Types Of Headache

Rare Types Of Headaches

It is not uncommon to find that certain infections of the brain may lead to headaches. However, these infections happen quite rarely. These may be due to brain aneurysm, tumor, stroke or Transient Ischemic Attacks (TIA).

Brain aneurysm/cerebral aneurysm
Usually, an aneurysm is asymptomatic and is present from birth itself. In this case, there is a weakness within the artery wall itself which may lead to it being ballooned out, thus deteriorating gradually. These aneurysms are detected in Magnetic Resonance Imaging (MRI) scans as well as in Magnetic Resonance Angiogram (MRA) scans.

As already mentioned above, the aneurysm is usually asymptomatic. But if at all it ruptures due to weakening, then it may leak blood into the brain creating severe headaches and life-threatening neurological conditions. Ruptured or leaking aneurysm can also lead to what are known as ‘thunderclap headaches’.

The aneurysm might rupture or start leaking during physical activity, even during intercourse. So any headache related to physical activity must immediately be brought to the notice of a neurologist.

In case, an aneurysm bursts, surgery is the only means of treatment and that should also be undertaken at the earliest.

A tumor usually gives signals as to its own presence. Although classified as a rare kind of headache, a person complaining of a constantly increasing pain should be investigated for a tumor. A tumor is characterized by not only a constantly, increasing pain but also a constantly character-changing pain.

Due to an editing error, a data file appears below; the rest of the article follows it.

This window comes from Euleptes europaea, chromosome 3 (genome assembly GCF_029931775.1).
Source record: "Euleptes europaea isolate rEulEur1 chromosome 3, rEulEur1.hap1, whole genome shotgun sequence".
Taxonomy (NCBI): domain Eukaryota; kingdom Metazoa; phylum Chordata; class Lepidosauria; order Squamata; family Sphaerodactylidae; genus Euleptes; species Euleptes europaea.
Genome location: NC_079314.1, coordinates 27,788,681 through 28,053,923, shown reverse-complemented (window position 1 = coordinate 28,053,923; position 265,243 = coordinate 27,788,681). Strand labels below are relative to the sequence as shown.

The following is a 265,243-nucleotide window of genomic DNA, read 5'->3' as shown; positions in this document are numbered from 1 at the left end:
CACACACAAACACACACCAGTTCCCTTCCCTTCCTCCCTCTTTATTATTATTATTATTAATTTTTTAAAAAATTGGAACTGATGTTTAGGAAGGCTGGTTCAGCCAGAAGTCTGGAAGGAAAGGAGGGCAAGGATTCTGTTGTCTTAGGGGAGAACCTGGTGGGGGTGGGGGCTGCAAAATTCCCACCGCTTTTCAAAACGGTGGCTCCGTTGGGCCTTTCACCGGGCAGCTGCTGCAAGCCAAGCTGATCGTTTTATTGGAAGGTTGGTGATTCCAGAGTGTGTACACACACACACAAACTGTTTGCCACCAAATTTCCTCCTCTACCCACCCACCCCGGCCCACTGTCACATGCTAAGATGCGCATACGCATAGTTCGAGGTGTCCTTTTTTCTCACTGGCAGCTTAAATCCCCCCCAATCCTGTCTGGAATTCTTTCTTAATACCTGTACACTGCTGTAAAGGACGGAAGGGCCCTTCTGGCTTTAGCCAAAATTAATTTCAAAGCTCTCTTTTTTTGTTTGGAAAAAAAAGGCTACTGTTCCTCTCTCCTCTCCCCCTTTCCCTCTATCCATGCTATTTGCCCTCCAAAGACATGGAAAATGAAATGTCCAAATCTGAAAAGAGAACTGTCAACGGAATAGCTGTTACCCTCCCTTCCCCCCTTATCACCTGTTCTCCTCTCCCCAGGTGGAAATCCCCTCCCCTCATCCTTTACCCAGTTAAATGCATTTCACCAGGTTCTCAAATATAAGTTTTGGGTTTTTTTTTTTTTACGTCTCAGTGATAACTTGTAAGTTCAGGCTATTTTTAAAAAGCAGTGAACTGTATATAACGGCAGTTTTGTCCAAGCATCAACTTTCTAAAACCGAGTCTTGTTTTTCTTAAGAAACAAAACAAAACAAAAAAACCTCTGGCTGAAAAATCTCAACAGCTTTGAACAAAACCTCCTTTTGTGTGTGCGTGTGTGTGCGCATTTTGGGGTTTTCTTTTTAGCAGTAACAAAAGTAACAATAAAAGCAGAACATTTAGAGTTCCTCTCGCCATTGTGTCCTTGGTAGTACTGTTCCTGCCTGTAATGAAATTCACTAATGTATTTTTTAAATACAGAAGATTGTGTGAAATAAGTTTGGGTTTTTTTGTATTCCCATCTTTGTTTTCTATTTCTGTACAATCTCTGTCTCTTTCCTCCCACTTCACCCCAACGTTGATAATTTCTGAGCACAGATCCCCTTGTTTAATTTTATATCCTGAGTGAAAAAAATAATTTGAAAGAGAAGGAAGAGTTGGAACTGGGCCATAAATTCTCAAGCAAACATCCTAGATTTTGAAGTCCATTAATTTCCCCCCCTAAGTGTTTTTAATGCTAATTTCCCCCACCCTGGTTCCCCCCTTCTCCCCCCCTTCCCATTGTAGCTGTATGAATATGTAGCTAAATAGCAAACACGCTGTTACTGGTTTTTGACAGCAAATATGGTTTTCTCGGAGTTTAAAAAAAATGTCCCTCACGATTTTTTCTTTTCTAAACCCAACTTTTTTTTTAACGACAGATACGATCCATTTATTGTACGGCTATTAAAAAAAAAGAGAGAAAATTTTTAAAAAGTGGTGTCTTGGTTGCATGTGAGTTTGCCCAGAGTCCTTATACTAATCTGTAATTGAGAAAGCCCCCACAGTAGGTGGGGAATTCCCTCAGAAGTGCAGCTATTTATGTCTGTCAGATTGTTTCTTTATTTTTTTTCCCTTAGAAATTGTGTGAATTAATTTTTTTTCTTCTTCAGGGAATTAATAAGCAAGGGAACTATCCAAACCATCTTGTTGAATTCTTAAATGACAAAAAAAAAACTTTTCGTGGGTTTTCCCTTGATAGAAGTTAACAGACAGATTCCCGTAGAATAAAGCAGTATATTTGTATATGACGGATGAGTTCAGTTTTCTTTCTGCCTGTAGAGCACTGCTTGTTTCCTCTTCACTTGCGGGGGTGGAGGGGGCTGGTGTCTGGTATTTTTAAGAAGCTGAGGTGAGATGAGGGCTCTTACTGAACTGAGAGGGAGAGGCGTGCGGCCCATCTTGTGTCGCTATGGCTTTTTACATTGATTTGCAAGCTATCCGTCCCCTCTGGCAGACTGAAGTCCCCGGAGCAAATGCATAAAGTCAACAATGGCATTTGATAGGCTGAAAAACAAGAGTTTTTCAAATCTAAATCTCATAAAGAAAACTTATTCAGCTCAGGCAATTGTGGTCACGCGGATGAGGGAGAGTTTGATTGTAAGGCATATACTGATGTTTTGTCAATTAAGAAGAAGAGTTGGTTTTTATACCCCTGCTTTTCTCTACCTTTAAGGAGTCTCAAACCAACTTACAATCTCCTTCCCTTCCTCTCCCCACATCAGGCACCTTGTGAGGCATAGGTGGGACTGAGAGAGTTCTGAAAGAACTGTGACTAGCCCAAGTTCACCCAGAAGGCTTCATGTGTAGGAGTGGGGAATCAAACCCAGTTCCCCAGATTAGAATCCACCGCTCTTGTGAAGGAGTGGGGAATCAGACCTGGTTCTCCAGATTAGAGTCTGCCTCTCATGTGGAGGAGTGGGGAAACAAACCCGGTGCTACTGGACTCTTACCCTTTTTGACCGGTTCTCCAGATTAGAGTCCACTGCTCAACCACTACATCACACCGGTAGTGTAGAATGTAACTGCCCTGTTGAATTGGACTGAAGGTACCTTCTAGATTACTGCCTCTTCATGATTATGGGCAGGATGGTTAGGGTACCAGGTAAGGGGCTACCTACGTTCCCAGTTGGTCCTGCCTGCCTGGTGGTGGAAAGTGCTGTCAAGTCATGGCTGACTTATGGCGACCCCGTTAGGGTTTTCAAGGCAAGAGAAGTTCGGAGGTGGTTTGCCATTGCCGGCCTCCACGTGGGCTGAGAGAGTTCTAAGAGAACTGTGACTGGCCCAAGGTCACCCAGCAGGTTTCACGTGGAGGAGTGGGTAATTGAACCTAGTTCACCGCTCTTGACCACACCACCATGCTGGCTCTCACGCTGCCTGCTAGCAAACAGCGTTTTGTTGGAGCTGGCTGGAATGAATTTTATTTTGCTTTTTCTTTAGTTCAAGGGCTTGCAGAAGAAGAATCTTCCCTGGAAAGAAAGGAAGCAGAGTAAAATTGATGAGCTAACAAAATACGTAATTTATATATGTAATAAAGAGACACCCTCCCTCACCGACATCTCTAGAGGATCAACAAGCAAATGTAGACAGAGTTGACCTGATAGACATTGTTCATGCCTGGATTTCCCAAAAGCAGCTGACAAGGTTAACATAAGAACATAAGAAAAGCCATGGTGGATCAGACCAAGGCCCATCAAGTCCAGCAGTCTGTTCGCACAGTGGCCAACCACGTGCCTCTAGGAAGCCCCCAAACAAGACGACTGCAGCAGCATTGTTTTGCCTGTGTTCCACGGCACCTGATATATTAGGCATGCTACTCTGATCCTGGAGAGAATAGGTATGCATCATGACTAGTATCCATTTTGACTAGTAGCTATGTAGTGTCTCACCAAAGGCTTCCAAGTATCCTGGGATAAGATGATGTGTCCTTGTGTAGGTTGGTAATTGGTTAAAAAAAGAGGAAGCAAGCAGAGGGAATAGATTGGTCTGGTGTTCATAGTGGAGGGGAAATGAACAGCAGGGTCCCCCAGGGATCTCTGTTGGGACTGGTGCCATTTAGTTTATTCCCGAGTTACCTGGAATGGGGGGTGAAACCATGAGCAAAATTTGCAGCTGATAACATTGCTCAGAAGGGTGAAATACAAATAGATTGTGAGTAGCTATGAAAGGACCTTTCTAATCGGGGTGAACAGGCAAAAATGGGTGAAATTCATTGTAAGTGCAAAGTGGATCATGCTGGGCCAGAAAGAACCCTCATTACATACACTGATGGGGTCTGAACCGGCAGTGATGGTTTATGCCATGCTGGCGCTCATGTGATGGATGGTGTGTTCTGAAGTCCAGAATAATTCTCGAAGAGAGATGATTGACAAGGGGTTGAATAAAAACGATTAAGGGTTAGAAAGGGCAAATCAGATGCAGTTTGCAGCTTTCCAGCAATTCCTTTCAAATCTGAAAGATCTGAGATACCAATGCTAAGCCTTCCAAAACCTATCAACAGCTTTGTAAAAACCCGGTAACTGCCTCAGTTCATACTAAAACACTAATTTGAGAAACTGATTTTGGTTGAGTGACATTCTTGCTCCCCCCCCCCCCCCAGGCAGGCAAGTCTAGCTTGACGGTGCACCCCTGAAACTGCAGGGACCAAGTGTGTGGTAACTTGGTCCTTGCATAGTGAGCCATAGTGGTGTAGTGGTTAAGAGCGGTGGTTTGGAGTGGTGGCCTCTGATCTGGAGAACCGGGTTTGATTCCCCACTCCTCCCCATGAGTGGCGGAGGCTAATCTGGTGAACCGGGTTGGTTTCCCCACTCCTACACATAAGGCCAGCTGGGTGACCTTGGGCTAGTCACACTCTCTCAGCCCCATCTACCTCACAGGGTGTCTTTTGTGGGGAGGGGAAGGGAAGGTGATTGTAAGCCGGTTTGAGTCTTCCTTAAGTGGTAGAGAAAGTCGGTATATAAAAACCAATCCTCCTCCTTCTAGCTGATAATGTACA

It is absolutely not necessary that a patient will start experiencing headaches at the onset of the tumor itself. A headache might be quite a late occurrence in the process of tumor development. This entirely depends upon the location of the tumor. Sometimes, other neurological symptoms might also accompany headaches.

Also it is significant to note that any kind of exertional activity, if associated with pain, should be promptly investigated as it might signal a tumor.

Stroke/ Transient Ischemic Attacks (TIA)
If an old person in his 50s or 60s develops sudden migraine-like symptoms, it may indicate a Transient Ischemic Attack (TIA). A TIA might lead to a stroke somewhere later in life. Although a headache might not be a symptom, yet it is usually one of the symptoms in at least 25 – 30 % of the patients.

The migraine-like symptoms associated with TIA are somewhat different. The pain is not as severe as a migraine attack. Also there is no nausea, vomiting, or sensitivity to either noise, smell or light.

But what needs to be noted here is that the person might not have had any migraine-like symptoms up till then, but still he/she develops them in old age. This is to be promptly investigated because it might signal TIA, leading to a stroke which might further lead to a paralysis attack.

A TIA occurs because of an affected carotid artery. The symptoms are experienced in that side of the body which has the affected carotid.

In the case of a TIA, a thorough investigation is necessary. It may be done with the help of non-invasive tests like ultrasounds. Once a TIA is confirmed, medications which retard clumping of platelets are recommended. In some cases, surgery might also be essential.